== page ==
The High Court of Appeals has applied Article 55(l)(a)(6) of the TCC in two recent cases in which the plaintiffs claimed that the defendants had been selling baguettes at below-cost prices. In the first case, the local court ruled that the defendant's activities constituted an act of unfair competition and declared that its activities must be prohibited, as the defendant had been selling baguettes at a price that was significantly lower than the per-unit cost. With its decision dated October 4,2017 (numbered 2016/2803 E. and 2017/5044 K.), the 11th Civil Chamber of the High Court of Appeals affirmed the local court's decision, as it also concluded that the defendant had continuously engaged in the practice of selling its products at prices that were lower than their costs. However, a dissenting opinion was also published in this decision, and the dissent argued that the local court's decision should have been overturned, as it had failed to duly examine whether the four sine qua non conditions of Article 55(l)(a)(6) of the TCC had been cumulatively met in this specific case.

Almost five months later, on February 28, 2018, the 11th Civil Chamber of the High Court of Appeals rendered another decision in a case that was factually very similar to the one discussed above. In that case, the defendant had been giving one free baguette to all customers who bought two baguettes. The local court concluded that, although the per-unit price charged by the defendant had been lower than the per-unit cost of a baguette, the defendant's activities constituted a promotion, which is a legally sanctioned and acceptable sales method, and that consequently, there was no unfair competition in this case. With its decision dated February 28, 2018 (numbered 2016/7703 E. and 2018/1505 K.), after explaining the four mandatory and cumulative conditions of Article 55(l)(a)(6) of the TCC, the 11* Civil Chamber of the High Court of Appeals overturned the local court's decision by emphasizing that the local court had merely determined the sales price and cost, but had failed to examine whether the four sine qua non conditions of Article 55(l)(a)(6) of the TCC had been cumulatively satisfied in this specific case.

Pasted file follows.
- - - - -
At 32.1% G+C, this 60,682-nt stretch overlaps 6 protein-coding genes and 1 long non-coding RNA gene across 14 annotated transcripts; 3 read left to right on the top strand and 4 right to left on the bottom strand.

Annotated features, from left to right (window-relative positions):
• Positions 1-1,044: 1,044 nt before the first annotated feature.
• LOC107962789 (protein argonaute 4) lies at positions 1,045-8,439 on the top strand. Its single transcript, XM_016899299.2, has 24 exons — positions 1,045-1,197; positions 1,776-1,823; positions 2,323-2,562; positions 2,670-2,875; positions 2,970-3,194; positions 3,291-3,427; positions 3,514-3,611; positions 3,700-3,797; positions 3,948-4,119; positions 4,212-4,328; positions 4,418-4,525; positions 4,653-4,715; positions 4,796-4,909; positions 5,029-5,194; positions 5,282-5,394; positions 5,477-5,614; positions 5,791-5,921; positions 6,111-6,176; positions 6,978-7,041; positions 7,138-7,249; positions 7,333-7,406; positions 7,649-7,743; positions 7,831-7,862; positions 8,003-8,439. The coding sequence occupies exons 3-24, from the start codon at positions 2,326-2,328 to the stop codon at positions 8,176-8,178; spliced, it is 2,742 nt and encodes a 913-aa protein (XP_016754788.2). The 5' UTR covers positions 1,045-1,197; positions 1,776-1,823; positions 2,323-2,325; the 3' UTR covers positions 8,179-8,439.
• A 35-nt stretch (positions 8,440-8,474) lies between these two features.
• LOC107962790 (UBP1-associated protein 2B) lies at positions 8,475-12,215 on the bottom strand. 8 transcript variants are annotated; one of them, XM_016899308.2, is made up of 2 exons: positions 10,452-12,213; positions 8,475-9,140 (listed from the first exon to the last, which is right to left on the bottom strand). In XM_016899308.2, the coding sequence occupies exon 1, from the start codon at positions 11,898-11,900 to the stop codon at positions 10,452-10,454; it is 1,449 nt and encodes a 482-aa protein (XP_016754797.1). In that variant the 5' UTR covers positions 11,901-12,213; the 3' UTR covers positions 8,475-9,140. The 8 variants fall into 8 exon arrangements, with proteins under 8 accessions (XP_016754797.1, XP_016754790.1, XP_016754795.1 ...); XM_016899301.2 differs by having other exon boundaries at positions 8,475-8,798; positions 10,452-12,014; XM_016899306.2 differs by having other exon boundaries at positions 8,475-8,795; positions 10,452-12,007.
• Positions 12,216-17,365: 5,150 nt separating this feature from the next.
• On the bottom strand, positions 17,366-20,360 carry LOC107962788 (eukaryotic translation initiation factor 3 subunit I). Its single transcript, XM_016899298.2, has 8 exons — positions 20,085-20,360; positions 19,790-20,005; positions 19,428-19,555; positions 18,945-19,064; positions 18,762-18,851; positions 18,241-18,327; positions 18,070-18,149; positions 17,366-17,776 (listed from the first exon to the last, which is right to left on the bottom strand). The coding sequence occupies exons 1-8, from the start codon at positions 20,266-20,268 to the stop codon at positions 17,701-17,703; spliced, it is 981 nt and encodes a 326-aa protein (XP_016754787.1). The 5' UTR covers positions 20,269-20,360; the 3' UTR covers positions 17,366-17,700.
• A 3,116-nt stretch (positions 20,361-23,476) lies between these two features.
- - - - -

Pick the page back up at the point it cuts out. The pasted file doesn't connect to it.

To sum up, the sale of certain products below their purchase prices may sometimes be considered and punished as an act of unfair competition under Article 55(l)(a)(6) of the TCC, but only if the four conditions specified in the provisions are cumulatively met. Therefore, it is possible to conclude that the application of Article 55(l)(a)(6) of the TCC is not so simple or uncomplicated in practice. Recent case law also suggests that the High Court of Appeals is very strict in its decisional practice of applying the statutory rules and evaluating the fulfillment of the four conditions discussed above.

This article was first published in Legal Insights Quarterly by ELIG Gürkaynak Attorneys-at-Law in September 2018. A link to the full Legal Insight Quarterly may be found here.

The content of this article is intended to provide a general guide to the subject matter. Specialist advice should be sought about your specific circumstances.